Cork council brings in €476,000 in derelict site levies since July

The rise in derelict site levies collection is due largely to the recent sale of a number of derelict properties
Cork council brings in €476,000 in derelict site levies since July

Cork City Council has opened 42 new dereliction file so far this year. Photo: Dan Linehan

The recent sale of several derelict properties in Cork city has helped the city rake in just over €476,000 in derelict site levies (DSLs) in just three months.

It’s more than nine times the amount of DSLs which were collected in the second quarter of the year but it is still less than a third of the €1,748,390 in DSLs owed to the city this year.

Properties added to a city’s Derelict Sites Register have since 2020 attracted an annual levy of 7% of the market value of the property at the time it was placed on the register. But the collection rate has been traditionally low, for a variety of reasons. For example, Cork City Council collected just under €40,000 in derelict sites levies in 2017, second behind Dublin City which collected €193,000.

Data in a report from Cork City Council chief executive, Ann Doherty, this week shows the city has collected just over €527,000 in DSLs so far this year.

The council’s head of strategic development, Fearghal Reidy, confirmed that the increase in DSL collection in the third quarter is due largely to the recent sale of a number of derelict properties and is proof that the debt must be discharged upon the sale of the property.

Data in Ms Doherty’s report also shows that the council opened 19 new dereliction files in the first quarter of 2021, 11 in the second quarter and 12 in the third quarter but has only added two sites to the derelict sites register since the start of the year. A further 36 sites are in the process of being added to the register.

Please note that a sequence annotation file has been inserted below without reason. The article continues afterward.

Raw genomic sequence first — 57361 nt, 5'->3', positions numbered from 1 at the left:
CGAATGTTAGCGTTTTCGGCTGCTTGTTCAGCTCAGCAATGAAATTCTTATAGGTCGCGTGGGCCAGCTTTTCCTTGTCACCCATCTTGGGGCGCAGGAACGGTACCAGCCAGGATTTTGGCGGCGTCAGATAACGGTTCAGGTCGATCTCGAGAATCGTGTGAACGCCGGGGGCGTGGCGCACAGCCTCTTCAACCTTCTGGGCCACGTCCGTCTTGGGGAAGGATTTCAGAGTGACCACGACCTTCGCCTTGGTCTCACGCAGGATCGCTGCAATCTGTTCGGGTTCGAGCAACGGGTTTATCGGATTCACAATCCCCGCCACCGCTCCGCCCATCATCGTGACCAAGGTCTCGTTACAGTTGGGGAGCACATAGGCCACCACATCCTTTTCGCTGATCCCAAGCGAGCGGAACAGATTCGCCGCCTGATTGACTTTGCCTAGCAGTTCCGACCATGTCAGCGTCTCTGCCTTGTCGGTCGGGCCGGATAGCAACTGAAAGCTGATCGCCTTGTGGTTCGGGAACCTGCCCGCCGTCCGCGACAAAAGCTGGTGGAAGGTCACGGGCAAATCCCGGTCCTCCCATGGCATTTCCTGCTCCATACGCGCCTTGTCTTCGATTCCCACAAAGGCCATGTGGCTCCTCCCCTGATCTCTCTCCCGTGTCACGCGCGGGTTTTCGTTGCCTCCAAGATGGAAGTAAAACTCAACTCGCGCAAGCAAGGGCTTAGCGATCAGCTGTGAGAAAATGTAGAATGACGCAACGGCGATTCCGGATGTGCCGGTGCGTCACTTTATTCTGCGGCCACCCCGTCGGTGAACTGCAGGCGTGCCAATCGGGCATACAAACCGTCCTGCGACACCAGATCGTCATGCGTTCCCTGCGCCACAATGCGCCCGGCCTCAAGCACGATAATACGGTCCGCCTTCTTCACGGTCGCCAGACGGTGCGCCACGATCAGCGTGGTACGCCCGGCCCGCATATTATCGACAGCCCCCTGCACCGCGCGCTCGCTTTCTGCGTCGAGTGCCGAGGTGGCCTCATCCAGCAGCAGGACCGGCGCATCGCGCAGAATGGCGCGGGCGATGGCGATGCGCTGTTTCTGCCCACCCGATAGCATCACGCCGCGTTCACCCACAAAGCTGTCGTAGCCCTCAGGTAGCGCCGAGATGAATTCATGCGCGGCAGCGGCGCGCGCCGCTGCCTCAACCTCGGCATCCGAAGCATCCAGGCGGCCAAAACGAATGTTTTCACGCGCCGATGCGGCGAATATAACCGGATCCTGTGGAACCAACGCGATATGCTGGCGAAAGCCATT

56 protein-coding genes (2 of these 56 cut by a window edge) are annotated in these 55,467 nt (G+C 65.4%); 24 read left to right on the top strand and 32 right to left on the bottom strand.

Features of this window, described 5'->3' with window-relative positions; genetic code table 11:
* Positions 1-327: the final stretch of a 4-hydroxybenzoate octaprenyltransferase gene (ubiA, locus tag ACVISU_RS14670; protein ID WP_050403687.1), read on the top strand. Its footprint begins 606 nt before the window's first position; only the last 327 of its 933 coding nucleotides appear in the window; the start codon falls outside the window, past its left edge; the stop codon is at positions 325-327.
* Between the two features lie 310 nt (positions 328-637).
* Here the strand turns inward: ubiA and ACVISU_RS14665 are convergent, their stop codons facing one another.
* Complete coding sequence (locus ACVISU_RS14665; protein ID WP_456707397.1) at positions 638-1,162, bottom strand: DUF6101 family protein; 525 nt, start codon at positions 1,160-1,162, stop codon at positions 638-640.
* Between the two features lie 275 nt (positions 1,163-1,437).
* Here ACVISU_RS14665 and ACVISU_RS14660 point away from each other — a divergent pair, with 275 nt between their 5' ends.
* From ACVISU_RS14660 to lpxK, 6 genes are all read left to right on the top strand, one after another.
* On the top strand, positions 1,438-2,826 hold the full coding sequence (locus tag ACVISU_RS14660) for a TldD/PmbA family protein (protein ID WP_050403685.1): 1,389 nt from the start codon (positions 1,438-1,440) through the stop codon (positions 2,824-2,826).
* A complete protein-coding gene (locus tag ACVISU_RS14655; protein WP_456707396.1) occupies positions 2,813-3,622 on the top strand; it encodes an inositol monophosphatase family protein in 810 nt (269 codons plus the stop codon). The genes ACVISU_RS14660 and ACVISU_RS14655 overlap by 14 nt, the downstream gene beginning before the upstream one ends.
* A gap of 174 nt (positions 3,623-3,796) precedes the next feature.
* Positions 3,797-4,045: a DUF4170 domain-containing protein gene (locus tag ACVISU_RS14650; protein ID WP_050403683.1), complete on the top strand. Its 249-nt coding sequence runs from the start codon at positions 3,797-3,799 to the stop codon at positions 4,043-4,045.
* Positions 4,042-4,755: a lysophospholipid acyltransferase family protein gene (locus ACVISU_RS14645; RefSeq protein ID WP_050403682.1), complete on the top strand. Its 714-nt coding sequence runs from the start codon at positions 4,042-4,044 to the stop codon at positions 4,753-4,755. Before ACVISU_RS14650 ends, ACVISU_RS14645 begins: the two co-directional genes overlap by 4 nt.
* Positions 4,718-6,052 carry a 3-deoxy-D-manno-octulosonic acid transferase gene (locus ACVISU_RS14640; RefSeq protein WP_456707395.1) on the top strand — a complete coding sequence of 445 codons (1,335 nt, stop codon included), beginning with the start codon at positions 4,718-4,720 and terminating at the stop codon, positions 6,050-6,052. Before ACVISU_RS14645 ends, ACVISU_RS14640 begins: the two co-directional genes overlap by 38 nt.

The report shows that 10 sites have been removed from the register since the start of the year due to the removal of dereliction and four derelict sites have been resolved informally, with 10 sites in total resolved since the start of the year - nine in the last three months alone.

Another six derelict properties are being lined up for compulsory acquisition in addition to the four derelict properties on North Main Street and two derelict properties on Barrack Street which are in the CPO process - a process which is being challenged by two separate parties.

Mr Reidy said the city is also on target to complete 100 site inspections before the end of the year. He also said he hopes to have a draft city centre strategy ready for publication before the end of October.

It will contain a raft of “proposed actions and site-specific interventions” to deal with dereliction, creating urban gardens, and potential greening projects across the city centre island area.

The draft city development plan already contains proposals to broaden planning uses on St Patrick’s Street to help promote hospitality uses on corner sites and to encourage active street frontage.

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